With apologies to Sophie Mackintosh for the title.I am way behind on my reading as ever, I’m almost finished Ball Four which I wrote a bit about on the Baseball books thread. Yes, I’m cheating on you guys with the other ILB and I’m not remotely sorry. I have several other baseball books to read, but I want to read some fiction next. Reading all this nonfiction is unnatural to me and I spend a lot of time reading up on real events or watching YouTube clips of stuff depicted. Top of my list is Sophie Mackintosh’s Cursed Bread, which I now have a signed copy of, and Nicole Flattery’s debut novel is out this month as well. I’ve also got about six Ali Smith books and I need to finish Anne Rice’s The Witching Hour as I started it and remember liking it a lot. And the Elena Ferrante books have been calling my name a while now. And you?
― limb tins & cum (gyac), Friday, 24 March 2023 10:42 (two months ago) link
I have started properly reading RADIO BENJAMIN: a very extensive Verso collection of Walter Benjamin's writings for radio, from the late 1920s and early 1930s.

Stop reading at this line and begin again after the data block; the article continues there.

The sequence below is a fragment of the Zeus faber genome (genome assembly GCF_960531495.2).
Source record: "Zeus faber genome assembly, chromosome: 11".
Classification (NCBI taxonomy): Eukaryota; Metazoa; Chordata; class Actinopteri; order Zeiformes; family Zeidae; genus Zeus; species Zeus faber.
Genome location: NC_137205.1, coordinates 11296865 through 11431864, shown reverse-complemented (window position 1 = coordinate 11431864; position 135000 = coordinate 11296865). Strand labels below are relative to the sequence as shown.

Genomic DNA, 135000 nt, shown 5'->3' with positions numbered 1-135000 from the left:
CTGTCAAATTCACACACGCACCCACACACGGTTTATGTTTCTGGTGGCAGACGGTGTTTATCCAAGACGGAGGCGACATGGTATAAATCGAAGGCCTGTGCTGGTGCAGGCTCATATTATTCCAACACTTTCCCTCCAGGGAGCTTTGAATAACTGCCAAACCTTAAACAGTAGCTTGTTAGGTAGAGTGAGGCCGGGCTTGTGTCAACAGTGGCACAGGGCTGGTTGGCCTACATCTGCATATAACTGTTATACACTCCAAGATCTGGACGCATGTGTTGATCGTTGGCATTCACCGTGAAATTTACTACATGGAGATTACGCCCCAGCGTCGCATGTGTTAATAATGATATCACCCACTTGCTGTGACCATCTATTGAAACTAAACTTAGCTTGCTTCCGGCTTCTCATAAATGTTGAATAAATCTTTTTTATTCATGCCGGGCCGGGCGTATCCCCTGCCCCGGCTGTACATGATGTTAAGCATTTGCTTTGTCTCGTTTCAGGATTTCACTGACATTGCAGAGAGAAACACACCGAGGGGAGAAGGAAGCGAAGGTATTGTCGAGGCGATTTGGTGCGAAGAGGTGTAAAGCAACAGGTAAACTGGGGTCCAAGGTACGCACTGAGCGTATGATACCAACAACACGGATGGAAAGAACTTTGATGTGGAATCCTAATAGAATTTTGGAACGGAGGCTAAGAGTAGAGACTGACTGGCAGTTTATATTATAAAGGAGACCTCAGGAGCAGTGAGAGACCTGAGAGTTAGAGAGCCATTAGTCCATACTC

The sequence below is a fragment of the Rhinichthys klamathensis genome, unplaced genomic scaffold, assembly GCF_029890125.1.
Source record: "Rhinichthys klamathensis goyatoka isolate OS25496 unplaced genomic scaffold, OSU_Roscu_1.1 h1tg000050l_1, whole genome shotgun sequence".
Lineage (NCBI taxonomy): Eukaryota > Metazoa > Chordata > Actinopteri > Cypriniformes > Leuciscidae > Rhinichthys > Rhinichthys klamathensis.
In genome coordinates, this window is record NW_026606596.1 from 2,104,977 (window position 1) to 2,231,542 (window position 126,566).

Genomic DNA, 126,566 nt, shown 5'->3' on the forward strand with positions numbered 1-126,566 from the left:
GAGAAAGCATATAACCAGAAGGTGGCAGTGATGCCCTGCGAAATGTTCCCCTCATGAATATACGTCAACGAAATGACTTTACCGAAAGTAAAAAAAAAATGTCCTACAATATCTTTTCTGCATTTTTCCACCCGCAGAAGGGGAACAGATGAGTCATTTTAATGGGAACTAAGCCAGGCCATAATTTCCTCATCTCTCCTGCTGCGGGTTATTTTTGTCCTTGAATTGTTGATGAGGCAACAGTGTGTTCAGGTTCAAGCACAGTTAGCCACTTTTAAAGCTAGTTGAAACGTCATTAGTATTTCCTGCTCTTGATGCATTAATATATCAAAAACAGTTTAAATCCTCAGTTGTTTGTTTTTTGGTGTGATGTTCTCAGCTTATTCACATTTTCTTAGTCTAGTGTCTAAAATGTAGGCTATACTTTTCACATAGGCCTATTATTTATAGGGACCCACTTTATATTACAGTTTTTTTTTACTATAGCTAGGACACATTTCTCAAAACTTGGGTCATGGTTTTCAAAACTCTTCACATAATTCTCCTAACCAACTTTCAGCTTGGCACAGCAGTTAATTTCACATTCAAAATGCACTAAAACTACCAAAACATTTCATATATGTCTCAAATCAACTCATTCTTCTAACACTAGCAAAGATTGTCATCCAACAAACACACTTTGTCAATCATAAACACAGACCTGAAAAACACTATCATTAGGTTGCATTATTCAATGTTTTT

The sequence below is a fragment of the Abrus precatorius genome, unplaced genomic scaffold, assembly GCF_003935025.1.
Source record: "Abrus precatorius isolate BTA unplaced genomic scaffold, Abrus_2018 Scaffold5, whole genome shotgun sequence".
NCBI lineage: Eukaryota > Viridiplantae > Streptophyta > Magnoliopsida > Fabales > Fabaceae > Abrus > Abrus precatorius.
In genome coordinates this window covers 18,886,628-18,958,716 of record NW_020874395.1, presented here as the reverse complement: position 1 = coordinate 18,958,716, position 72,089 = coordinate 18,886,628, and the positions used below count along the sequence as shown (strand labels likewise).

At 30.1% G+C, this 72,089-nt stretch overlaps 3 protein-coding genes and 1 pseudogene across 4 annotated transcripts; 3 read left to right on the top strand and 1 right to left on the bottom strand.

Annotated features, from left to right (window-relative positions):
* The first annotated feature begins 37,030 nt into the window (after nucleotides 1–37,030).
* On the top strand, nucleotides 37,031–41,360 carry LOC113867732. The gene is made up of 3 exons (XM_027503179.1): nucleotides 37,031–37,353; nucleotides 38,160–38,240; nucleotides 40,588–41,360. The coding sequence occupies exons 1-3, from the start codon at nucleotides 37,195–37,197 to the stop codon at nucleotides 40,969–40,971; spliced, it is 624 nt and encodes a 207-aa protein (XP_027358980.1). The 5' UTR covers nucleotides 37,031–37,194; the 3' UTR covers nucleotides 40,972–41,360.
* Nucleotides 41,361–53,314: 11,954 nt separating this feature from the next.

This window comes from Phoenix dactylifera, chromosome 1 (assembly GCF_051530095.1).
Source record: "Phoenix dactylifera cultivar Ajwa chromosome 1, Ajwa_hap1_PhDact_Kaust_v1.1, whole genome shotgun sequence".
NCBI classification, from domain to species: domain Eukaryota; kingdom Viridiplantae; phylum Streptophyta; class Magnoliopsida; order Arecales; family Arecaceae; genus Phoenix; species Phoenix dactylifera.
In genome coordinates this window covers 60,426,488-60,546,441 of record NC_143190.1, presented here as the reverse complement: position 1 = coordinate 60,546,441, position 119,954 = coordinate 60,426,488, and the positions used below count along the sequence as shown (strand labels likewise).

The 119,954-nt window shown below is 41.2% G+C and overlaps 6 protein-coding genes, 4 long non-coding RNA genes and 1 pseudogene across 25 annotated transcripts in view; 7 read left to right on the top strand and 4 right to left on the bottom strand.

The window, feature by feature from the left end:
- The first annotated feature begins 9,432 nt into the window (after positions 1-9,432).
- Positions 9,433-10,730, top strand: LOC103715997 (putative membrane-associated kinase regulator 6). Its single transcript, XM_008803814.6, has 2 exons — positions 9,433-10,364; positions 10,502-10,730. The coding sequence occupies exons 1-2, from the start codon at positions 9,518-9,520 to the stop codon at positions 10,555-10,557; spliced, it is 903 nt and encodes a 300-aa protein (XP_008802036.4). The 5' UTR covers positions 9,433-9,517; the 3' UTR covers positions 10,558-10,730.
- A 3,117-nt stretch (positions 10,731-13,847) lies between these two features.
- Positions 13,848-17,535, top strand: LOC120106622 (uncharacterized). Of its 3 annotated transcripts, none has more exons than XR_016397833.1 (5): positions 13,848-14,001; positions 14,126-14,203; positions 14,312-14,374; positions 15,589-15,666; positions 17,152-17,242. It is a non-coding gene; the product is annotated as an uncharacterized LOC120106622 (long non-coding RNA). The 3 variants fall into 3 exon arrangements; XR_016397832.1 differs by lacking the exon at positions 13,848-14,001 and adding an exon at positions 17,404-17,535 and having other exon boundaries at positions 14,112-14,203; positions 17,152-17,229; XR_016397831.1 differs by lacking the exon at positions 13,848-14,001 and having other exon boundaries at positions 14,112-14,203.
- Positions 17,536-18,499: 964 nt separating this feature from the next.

― the pinefox, Friday, 24 March 2023 11:38 (two months ago) link
Courtesy link to prior WAYR thread: Please use the receptacle provided: What are you reading as 2023 begins?
― more difficult than I look (Aimless), Friday, 24 March 2023 16:05 (two months ago) link
Nikolai Gogol - Dead SoulsI always thought that this would be darker since I associate it with the Joy Division song, or let's be real, the NIN cover, but it's really more of a hilarious romp.
Mezz Mezzrow - Really the BluesAbsolutely fantastic memoir about early jazz and occasional crimes, starting in the '20s. Almost every sentence has some wild turn of phrase or slang. I think it's out of print, it was a birthday gift.
Adrian Tchaikovsky - Children of MemoryMy trashy sci-fi indulgence, third in the trilogy. I actually think he's improved as a writer, but at this point it's so wrapped up in the worldbuilding (literally, lol) of the first two books that some of it would be hilariously impenetrable if you hadn't read them. But that's unsurprising for a third act. I don't know if I could honestly recommend it as "good" but I sure am enjoying it.